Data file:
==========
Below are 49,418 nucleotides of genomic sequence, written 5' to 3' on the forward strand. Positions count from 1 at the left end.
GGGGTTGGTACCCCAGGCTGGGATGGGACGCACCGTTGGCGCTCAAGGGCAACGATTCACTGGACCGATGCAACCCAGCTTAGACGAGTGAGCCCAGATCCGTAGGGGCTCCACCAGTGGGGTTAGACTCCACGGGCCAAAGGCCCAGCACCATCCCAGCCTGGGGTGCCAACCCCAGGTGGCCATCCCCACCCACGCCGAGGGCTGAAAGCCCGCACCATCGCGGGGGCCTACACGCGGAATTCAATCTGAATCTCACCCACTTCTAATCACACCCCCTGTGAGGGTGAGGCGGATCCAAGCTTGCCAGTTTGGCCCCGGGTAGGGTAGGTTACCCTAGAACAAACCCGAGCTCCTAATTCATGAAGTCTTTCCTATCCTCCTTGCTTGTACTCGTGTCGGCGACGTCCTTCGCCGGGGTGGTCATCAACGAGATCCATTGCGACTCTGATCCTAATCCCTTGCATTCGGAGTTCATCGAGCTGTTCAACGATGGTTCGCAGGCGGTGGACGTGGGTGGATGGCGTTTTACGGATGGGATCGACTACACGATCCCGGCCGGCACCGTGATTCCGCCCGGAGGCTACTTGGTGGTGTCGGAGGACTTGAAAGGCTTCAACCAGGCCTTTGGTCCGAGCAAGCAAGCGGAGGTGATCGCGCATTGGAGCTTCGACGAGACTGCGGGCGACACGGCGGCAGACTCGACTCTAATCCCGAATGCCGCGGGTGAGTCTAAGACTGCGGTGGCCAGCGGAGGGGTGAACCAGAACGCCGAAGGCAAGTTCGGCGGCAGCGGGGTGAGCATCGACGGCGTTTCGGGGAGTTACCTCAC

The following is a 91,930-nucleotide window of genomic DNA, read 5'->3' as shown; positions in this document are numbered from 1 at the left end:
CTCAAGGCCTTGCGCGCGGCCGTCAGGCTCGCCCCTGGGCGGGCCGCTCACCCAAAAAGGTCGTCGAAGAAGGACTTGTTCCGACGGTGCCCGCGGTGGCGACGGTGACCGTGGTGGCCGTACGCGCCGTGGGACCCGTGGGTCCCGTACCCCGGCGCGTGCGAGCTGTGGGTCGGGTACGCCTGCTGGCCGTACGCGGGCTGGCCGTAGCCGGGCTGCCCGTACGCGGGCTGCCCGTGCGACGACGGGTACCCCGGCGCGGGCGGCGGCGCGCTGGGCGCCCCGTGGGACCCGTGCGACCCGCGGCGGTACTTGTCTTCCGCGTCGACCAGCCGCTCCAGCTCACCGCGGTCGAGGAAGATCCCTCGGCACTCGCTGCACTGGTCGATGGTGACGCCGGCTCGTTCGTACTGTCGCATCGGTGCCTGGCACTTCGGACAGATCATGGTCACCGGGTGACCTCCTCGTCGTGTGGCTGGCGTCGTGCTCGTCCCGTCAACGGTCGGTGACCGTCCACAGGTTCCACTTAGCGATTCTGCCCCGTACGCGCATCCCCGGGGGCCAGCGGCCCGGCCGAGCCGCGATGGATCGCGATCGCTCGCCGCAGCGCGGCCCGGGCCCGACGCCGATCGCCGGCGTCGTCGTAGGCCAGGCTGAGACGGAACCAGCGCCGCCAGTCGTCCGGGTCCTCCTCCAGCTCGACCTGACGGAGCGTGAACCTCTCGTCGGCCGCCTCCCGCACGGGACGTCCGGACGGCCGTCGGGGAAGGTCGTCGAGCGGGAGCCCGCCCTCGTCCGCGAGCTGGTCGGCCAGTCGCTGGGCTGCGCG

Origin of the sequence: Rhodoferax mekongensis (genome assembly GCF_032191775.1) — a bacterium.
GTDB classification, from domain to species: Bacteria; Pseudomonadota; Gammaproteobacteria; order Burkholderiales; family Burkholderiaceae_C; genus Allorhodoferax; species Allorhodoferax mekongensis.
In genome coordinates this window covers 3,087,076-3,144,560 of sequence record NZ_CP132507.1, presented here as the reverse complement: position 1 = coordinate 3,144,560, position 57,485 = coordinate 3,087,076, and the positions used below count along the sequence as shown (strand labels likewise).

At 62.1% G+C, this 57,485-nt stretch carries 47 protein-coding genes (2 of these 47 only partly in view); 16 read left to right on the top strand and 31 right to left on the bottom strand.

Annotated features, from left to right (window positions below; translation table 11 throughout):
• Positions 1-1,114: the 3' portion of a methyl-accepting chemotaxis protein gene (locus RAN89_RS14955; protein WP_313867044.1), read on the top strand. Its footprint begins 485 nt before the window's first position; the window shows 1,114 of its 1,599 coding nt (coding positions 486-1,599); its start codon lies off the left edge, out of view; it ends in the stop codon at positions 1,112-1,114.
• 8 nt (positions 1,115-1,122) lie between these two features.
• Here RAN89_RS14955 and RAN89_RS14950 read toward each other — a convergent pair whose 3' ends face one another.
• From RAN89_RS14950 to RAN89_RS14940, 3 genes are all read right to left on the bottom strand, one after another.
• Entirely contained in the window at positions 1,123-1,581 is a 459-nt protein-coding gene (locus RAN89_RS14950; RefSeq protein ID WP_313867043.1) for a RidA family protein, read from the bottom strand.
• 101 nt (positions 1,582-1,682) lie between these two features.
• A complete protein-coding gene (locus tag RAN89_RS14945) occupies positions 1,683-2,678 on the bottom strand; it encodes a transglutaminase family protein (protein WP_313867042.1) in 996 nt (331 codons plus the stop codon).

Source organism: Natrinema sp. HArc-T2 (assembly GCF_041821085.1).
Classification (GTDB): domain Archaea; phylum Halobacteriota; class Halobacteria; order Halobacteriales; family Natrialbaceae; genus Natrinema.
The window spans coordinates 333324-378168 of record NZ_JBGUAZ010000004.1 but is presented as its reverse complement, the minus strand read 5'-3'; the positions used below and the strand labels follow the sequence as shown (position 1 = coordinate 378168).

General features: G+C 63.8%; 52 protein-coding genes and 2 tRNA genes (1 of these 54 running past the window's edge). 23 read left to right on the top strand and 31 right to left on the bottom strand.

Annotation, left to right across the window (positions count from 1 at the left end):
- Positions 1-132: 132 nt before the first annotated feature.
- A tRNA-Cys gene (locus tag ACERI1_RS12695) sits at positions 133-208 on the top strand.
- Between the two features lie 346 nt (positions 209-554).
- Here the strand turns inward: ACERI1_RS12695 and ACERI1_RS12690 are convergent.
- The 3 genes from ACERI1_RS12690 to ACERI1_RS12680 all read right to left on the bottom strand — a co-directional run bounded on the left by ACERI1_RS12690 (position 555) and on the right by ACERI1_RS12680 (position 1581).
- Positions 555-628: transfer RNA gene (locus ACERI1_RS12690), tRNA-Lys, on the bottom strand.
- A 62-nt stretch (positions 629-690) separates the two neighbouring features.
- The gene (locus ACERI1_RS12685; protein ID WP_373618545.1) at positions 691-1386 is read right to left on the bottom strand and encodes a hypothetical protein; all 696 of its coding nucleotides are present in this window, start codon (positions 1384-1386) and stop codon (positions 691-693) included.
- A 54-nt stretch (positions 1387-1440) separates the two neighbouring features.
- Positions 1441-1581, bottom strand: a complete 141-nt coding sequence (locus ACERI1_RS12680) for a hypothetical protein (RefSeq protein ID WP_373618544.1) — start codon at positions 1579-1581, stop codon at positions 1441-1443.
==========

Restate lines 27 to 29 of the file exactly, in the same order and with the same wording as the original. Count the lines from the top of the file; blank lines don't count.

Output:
- Positions 555-628: transfer RNA gene (locus ACERI1_RS12690), tRNA-Lys, on the bottom strand.
- A 62-nt stretch (positions 629-690) separates the two neighbouring features.
- The gene (locus ACERI1_RS12685; protein ID WP_373618545.1) at positions 691-1386 is read right to left on the bottom strand and encodes a hypothetical protein; all 696 of its coding nucleotides are present in this window, start codon (positions 1384-1386) and stop codon (positions 691-693) included.